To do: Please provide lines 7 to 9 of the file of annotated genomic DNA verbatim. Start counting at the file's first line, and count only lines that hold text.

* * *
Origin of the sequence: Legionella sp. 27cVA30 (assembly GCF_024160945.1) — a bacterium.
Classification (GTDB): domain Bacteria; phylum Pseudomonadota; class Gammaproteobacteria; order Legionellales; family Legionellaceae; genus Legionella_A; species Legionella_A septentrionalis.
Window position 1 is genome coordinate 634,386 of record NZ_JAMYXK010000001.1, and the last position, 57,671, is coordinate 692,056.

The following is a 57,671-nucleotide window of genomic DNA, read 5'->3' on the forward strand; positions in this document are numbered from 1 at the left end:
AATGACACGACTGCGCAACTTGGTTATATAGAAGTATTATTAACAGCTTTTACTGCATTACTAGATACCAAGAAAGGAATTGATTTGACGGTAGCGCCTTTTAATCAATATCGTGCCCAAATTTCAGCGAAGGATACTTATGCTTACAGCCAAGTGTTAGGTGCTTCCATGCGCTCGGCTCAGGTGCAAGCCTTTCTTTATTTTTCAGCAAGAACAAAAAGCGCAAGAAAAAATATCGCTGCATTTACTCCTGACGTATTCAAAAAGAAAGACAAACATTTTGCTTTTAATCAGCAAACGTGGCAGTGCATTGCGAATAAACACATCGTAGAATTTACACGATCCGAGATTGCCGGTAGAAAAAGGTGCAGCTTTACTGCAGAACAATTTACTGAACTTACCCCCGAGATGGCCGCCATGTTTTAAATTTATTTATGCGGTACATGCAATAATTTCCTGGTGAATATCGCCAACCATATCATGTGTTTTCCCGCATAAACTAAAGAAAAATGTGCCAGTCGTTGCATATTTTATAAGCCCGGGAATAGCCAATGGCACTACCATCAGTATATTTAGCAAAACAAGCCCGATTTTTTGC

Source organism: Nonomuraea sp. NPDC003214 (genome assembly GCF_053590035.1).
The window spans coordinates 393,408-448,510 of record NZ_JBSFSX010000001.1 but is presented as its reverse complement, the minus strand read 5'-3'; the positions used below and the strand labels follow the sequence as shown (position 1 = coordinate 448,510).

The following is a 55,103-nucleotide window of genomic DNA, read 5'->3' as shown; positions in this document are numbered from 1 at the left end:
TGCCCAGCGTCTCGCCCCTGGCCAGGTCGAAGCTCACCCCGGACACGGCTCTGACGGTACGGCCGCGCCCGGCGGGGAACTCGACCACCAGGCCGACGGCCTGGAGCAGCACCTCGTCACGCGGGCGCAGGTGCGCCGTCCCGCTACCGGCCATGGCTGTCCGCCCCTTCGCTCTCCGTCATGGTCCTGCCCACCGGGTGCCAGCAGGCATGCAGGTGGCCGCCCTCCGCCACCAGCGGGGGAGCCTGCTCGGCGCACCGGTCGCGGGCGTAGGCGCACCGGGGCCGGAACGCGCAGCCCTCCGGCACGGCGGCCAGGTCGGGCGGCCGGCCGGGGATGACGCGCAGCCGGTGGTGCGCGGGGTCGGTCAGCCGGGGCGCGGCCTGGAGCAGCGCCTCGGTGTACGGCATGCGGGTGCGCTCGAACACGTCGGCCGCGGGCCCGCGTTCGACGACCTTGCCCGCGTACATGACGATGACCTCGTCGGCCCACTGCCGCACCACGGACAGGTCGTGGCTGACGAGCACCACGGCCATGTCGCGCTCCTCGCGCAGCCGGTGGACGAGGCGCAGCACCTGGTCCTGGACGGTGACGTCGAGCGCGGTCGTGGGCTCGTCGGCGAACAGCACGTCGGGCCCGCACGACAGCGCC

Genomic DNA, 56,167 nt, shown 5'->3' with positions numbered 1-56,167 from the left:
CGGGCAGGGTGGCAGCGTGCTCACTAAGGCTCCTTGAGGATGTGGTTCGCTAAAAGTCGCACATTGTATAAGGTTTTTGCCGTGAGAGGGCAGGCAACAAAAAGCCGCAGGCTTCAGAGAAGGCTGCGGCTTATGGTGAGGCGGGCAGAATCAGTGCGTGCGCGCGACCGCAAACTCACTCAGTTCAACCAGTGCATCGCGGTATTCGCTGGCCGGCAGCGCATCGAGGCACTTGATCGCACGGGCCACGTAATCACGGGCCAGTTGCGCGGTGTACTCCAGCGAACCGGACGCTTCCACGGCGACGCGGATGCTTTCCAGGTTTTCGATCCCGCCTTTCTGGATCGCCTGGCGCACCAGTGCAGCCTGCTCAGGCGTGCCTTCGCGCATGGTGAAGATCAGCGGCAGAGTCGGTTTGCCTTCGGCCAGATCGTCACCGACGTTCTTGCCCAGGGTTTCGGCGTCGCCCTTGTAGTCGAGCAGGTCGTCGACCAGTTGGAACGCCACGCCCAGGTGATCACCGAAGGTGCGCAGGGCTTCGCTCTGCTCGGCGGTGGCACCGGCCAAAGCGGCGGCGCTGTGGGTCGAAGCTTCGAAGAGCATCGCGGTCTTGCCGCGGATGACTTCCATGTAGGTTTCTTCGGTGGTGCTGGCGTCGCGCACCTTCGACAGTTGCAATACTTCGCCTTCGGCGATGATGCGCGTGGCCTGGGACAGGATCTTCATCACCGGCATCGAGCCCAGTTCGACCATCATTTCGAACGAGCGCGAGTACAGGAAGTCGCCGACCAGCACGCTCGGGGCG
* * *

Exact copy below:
The window spans coordinates 393,408-448,510 of record NZ_JBSFSX010000001.1 but is presented as its reverse complement, the minus strand read 5'-3'; the positions used below and the strand labels follow the sequence as shown (position 1 = coordinate 448,510).

The following is a 55,103-nucleotide window of genomic DNA, read 5'->3' as shown; positions in this document are numbered from 1 at the left end:
TGCCCAGCGTCTCGCCCCTGGCCAGGTCGAAGCTCACCCCGGACACGGCTCTGACGGTACGGCCGCGCCCGGCGGGGAACTCGACCACCAGGCCGACGGCCTGGAGCAGCACCTCGTCACGCGGGCGCAGGTGCGCCGTCCCGCTACCGGCCATGGCTGTCCGCCCCTTCGCTCTCCGTCATGGTCCTGCCCACCGGGTGCCAGCAGGCATGCAGGTGGCCGCCCTCCGCCACCAGCGGGGGAGCCTGCTCGGCGCACCGGTCGCGGGCGTAGGCGCACCGGGGCCGGAACGCGCAGCCCTCCGGCACGGCGGCCAGGTCGGGCGGCCGGCCGGGGATGACGCGCAGCCGGTGGTGCGCGGGGTCGGTCAGCCGGGGCGCGGCCTGGAGCAGCGCCTCGGTGTACGGCATGCGGGTGCGCTCGAACACGTCGGCCGCGGGCCCGCGTTCGACGACCTTGCCCGCGTACATGACGATGACCTCGTCGGCCCACTGCCGCACCACGGACAGGTCGTGGCTGACGAGCACCACGGCCATGTCGCGCTCCTCGCGCAGCCGGTGGACGAGGCGCAGCACCTGGTCCTGGACGGTGACGTCGAGCGCGGTCGTGGGCTCGTCGGCGAACAGCACGTCGGGCCCGCACGACAGCGCC